Romans 6:4 We were buried therefore with him by baptism into death, in order that, just as Christ was raised from the dead by the glory of the Father, we too will walk in newness of life. 5 For if we have been united with him in a death like his, we shall certainly be united with him in a resurrection like His.

Our resurrection is both like and unlike Christ’s resurrection. Our resurrection is unlike His in that we still have a future resurrection to come. But our resurrection is like His because His one resurrection counts legally as our resurrection when God places us into Christ and His resurrection.

Our death is both like and unlike Christ’s death. His death is unlike ours because His death was because of the imputation of our sins to Him. Our death is unlike His death because our death is His death. We die in the sense that His death is legally transferred to us. Christ died without remorse or repentance and only because of our sins. And the only way we are already dead now, before we die our own deaths, is when God counts Christ’s death for us legally.

“We have been united with Christ in a death like His” Even though there was a transfer going both ways, the death of Christ is the only death that ultimately matters. Even though Christ died only because of our sins, and even though we died only because He died, that one death counts for all who have come to believe the true gospel.

The elect are not justified as soon as Christ bore their sins. Romans 6 teaches us that the elect must be placed into Christ’s death. Until the elect are “baptized” into Christ’s death, they remain under the wrath of God.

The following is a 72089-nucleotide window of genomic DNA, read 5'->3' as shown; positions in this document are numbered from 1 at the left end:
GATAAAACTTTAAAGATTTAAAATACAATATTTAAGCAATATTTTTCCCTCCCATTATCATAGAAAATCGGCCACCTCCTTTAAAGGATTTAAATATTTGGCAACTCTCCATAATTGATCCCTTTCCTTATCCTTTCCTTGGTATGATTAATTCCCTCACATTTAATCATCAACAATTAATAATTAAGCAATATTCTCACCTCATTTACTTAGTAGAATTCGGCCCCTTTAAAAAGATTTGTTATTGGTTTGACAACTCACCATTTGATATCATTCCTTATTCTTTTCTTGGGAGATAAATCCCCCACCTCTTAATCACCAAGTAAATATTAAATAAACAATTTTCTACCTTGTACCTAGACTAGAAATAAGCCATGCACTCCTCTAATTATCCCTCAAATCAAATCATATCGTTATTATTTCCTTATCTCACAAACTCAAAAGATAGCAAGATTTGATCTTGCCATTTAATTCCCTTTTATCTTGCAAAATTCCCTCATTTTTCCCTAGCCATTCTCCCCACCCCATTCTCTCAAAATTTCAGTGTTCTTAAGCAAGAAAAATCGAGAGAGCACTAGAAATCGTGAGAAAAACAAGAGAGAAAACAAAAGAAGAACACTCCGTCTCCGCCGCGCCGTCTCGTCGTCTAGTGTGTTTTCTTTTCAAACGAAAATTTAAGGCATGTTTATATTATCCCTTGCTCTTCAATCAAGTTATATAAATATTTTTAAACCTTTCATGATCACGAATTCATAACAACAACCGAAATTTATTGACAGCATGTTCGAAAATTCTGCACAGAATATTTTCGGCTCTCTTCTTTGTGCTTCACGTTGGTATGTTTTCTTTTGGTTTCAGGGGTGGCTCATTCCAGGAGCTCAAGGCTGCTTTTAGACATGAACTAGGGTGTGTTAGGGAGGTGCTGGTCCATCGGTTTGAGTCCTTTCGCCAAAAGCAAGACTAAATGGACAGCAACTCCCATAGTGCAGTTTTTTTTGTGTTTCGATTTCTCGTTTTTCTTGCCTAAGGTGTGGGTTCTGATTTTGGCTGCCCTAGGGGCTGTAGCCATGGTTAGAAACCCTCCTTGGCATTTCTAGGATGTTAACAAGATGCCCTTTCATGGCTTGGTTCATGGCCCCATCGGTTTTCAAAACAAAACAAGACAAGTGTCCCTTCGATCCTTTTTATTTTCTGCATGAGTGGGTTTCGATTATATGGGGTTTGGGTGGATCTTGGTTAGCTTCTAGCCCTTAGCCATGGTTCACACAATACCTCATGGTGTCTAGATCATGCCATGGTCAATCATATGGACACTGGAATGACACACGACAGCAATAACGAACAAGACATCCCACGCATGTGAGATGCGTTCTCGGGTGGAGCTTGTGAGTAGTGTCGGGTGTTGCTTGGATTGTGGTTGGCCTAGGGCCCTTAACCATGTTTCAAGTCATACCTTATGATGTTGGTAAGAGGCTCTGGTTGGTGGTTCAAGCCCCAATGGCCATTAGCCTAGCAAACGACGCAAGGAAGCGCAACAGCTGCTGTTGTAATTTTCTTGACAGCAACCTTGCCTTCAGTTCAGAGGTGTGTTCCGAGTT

Some accuse us of thinking there is no need for faith. They claim that it is not logical for us to teach such a need for faith. If the substitution has already been made, then all for whom it was made should logically already be justified. If the righteousness has already been obtained, then all for whom it was earned should logically already be justified by it.

We do NOT teach justification apart from faith. Neither do we teach that faith is a mere recognition that we were already justified.

What is it that those who make the accusations are teaching about Christ’s death? Even though clergy like Andrew Fuller agree that Christ died to gain faith for the elect, even though they agree that even our receiving is God’s gift aloe, but they make this purchase of faith to be the only thing that is limited about Christ’s death The “but some don’t receive it ” folks do not want to teach that Christ’s substitution under God’s wrath was limited only to the sins of the elect. They can correctly say that they teach “limited atonement” but they do NOT teach that Christ’s propitiation for sins was limited to “His people”

Matthew 1:21 She will bear a son, and you shall call his name Jesus, for he will save his people from their sins.”